Guest review: Age is key to avoid a taxing time with claret
Tim Parr, tax partner at RSM UK, opens up three grand cru classé clarets
In 1855, the best red wines in the world at that time were classified into 5 Crus. The prices these wines commanded enabled the most expensive and labour intensive means of production to be financially viable and they remain amongst the greatest wines available today. As the list was produced by the French, all the wines were from the Bordeaux region.
For Easter Sunday lunch, I served three different grand cru classé clarets to accompany our roast lamb. Normally I serve the same wine throughout a meal. However, I thought the opportunity to write about three wines would help with this article’s target length.
Wine tasting experiments have shown a strong correlation between enjoyment of wine and perception of what the wine cost. Expensive wines tend to have an appreciative audience. Perhaps oddly, people drink less if expensive wine is served (even if they are not paying for it). That is perhaps no bad thing.
First on stage was Chateau Pedesclaux 2016 Pauillac. According to my wife it was ‘absolutely lovely’. Words mentioned by the assembled throng included black cherry, garnet, forceful bouquet, and long aftertaste. It was a resounding success and did not last long (there were seven of us sharing it).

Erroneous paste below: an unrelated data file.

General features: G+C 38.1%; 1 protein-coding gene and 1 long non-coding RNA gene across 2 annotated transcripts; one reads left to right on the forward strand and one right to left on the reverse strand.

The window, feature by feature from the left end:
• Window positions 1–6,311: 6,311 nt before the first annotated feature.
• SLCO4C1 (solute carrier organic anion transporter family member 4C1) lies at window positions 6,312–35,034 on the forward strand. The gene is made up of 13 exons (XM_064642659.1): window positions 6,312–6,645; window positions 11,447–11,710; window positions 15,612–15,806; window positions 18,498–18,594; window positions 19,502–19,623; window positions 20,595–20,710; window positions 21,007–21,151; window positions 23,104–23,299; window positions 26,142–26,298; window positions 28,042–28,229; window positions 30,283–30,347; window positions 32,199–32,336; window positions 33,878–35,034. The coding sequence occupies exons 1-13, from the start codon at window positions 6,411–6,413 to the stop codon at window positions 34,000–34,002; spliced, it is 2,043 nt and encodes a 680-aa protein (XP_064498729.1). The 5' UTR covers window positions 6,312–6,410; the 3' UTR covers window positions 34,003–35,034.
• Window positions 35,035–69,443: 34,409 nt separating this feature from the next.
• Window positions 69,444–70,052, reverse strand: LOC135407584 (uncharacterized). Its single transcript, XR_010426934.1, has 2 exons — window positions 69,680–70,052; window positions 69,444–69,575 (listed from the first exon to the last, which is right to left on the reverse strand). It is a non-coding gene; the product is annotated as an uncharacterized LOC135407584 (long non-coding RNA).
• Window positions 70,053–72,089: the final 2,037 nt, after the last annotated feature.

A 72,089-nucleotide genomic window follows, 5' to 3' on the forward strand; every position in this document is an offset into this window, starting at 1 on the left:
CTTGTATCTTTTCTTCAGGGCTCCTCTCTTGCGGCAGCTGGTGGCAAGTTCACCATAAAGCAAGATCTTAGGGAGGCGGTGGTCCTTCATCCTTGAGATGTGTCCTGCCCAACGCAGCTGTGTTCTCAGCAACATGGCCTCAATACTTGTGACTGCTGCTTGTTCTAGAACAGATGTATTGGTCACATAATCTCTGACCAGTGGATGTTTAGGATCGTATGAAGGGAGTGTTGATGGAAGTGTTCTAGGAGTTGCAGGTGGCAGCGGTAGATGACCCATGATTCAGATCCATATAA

Great claret famously lasts a long time and improves for perhaps 20 years. I have enjoyed several bottles up to 40 years old. A bottle of first growth Chateau Margaux 1961 (an excellent year for tax advisers as well as claret) had been kept too long when we opened it 10 years ago.
Next, we moved on to Chateau Lafon-Rochet 2019 Saint-Estèphe. The unanimous verdict was that this was a bit too young. Theoretically, this was the best wine of the 3 as it was a 4th growth rather than a 5th growth that the other 2 were. Amongst the comments were darker, less fruity, unsoftened tannins and slightly rough.
It did have a massive aftertaste though. Far from a disaster but we agreed to keep the remaining five bottles for at least another 5 years prior to opening them (not much chance of that…).
Finally, on to the Chateau Cantemerle 2000 Haut-Medoc. Of all the grand cru claret I have enjoyed over the years, perhaps half of it has been Cantemerle. It is entry level pricewise.
In France we were able to buy it at a supermarket last year at about £20 a bottle. In the UK, it is easy to get online at £36. However, you would expect to pay a lot more for a very mature bottle such as the 2000.
Comments were that it was jammy and still fresh. However, there was a feeling that it had not aged as well as it might and whilst the bouquet was excellent the wine did not quite deliver.
Overall, all 3 wines were full of flavour and went down effortlessly. They were the perfect accompaniment to our Easter lamb.